Handling Inconsistencies in Business Process Modelling

Project description

Business rules and business process models are widely acknowledged as a useful means for the organization of businesses. Both these artifacts are usually created and maintained by human modelers. Here, a potential problem is that of inconsistency, which can result from an incremental and collaborative modelling process. For example, Batoulis and Weske (2017) report on a recent case-study with a large insurance company, where they found that 27% of business rules were erroneous. In particular, in the case of digitization, with processes being accessed across socio-technical systems, multi-cultural or multi-jurisdictional boundaries, business process management (BPM) and business rules management (BRM) becomes even more challenging. As business rules are the de facto object of study for compliance management, where rules are utilized to govern compliant processes, such inconsistencies are also a problem for compliance management, as inconsistent rule bases cannot be used to verify compliance correctly, which thus impedes company efforts in compliance management. Here, methods are needed to detect inconsistencies and present companies with a careful analysis to support inconsistency resolution. Also, different users may model aspects of a scenario differently and joining their partial models may yield unsatisfiable processes, meaning an adaptation of the model is called for. In these scenarios, methods are needed that analyse the contradiction and present the users with a analysis so they may be able to re-design the model in an appropriate manner or trigger (semi)-automatic methods to repair the model. This calls for both, a qualitative analysis of the reasons of contradictions (such as pin-pointing the exact cause of problems) and a quantitative analysis of the severity of problems. We therefore aim to investigate the detection, analysis, and resolution of inconsistencies in business rules and processes. In the envisioned project, we aim to address the challenge of dealing with erroneous process models and business rules by employing methods from inconsistency measurement, a research topic within the area of knowledge representation and reasoning. Our aim is to develop measures that can assess the severity of inconsistencies occurring within business rules or between process models and business rules, and present respective results in a way comprehensible for stakeholders in BPM and BRM. These quantitative insights can be used for inconsistency detection and ranking and support subsequent inconsistency resolution in the context of business process improvement. Also, we will investigate means for (semi-) automated inconsistency resolution, as well as guiding modellers in resolving errors in an incremental-manner.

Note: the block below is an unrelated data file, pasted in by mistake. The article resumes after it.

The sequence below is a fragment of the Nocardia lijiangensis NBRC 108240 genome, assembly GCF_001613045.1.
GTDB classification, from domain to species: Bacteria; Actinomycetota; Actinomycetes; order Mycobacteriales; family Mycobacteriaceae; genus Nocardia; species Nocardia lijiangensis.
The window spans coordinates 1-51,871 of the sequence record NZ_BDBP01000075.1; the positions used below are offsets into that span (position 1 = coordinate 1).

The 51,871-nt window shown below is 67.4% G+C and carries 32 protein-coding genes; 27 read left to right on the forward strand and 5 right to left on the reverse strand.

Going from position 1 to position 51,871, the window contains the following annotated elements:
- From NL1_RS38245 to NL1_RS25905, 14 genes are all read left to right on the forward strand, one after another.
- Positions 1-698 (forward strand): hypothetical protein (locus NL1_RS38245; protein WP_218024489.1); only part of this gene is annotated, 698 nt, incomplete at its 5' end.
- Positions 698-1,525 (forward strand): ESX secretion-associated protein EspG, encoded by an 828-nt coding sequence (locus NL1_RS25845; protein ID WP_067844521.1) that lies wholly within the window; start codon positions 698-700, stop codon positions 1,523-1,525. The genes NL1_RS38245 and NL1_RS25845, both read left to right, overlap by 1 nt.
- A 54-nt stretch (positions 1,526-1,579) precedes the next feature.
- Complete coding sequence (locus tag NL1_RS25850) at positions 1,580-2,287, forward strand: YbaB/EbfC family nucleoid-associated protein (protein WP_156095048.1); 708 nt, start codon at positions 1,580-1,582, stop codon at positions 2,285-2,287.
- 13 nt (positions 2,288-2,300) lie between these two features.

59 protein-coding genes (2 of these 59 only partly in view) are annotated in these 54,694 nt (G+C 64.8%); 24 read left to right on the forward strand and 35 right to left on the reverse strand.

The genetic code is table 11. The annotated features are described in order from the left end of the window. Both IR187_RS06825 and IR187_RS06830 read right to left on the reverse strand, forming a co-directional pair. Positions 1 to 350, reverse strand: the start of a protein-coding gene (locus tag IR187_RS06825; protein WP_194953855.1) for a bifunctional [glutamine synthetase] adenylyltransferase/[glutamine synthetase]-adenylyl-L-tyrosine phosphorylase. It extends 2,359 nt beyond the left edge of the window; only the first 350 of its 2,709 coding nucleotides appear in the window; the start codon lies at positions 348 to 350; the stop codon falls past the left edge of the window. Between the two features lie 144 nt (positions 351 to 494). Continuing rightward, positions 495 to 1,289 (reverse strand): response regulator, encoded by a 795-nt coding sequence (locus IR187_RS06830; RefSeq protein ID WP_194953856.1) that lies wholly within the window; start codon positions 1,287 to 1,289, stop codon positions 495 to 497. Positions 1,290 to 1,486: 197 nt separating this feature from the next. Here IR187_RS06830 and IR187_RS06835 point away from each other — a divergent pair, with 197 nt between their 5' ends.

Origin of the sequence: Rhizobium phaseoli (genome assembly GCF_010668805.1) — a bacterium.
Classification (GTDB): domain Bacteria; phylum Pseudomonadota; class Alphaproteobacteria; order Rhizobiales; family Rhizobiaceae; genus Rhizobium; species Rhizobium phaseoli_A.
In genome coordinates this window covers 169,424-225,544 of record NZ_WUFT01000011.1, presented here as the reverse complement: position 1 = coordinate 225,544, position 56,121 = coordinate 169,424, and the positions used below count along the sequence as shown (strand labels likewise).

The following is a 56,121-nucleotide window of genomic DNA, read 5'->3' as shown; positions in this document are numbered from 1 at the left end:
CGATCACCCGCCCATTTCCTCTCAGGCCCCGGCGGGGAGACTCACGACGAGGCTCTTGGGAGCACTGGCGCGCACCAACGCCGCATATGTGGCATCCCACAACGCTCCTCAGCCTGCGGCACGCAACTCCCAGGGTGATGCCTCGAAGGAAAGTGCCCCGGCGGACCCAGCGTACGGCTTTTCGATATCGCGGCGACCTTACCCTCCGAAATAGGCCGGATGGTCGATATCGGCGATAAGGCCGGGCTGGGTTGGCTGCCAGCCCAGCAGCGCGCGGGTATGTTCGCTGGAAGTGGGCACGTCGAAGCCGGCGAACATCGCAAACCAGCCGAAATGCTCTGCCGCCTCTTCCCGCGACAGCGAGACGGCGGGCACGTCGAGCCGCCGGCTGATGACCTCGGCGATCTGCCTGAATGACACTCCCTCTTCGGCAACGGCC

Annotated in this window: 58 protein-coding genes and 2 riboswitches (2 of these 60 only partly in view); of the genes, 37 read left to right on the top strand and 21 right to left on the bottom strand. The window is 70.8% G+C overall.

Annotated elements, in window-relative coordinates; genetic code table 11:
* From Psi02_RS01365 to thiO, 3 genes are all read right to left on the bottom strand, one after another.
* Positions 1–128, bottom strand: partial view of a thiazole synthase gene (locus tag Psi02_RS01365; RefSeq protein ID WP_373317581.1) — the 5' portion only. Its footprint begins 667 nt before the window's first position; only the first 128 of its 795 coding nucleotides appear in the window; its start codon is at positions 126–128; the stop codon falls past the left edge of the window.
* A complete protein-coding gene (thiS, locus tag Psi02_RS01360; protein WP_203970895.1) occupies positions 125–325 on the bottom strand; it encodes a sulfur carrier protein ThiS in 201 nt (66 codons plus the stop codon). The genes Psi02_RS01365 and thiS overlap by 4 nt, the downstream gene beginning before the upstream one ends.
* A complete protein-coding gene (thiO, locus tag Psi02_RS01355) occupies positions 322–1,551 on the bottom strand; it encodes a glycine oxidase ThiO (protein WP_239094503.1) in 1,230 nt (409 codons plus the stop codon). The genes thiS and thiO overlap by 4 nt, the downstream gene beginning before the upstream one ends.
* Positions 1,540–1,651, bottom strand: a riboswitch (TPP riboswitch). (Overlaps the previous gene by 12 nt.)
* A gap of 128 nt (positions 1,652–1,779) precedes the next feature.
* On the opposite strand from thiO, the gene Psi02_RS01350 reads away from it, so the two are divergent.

Project leader



  • Matthias Thimm. Inconsistency Measurement. In Proceedings of the 13th International Conference on Scalable Uncertainty Management (SUM'19). December 2019. bibtex pdf
  • Matthias Thimm. An Experimental Study on the Behaviour of Inconsistency Measures. In Proceedings of the 13th International Conference on Scalable Uncertainty Management (SUM'19). December 2019. bibtex pdf
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  • Carl Corea, Jonas Blatt, Patrick Delfmann. A Tool for Decision-Logic Level Verification in DMN Decision Tables. In Proceedings of the Demonstration Track at BPM 2019 co-located with 17th International Conference on Business Process Management (BPM 2019). Wien, 2019.
  • Carl Corea, Patrick Delfmann. Quasi-Inconsistency in Declarative Process Models. In Proceedings des Business Process Management Forum (BPM2019). Wien, 2019.
  • Carl Corea, Matthias Deisen, Patrick Delfmann. Resolving Inconsistencies in Declarative Process Models based on Culpability Measurement. In Proceedings der 14. Internationalen Tagung der Wirtschaftsinformatik (WI2019). Siegburg, 2019. Gewinner des Best Paper Awards.
  • Sabine Nagel, Carl Corea, Patrick Delfmann. Effects of Quantitative Measures on Understanding Inconsistencies in Business Rules. In Proceedings of the 52nd Hawaii International Conference on System Sciences (HICSS52). Hawaii, 2019
  • Carl Corea, Patrick Delfmann. Supporting Business Rule Management with Inconsistency Analysis. In Proceedings of the Industrial Track at BPM 2018 co-located with 16th International Conference on Business Process Management (BPM 2018). Sydney, 2018
  • Carl Corea, Patrick Delfmann. A Tool to Monitor Consistent Decision-Making in Business Process Execution. In Proceedings of the Demonstration Track at BPM 2018 co-located with 16th International Conference on Business Process Management (BPM2018). Sydney, 2018

Last updated 02.07.2019, Matthias Thimm | Terms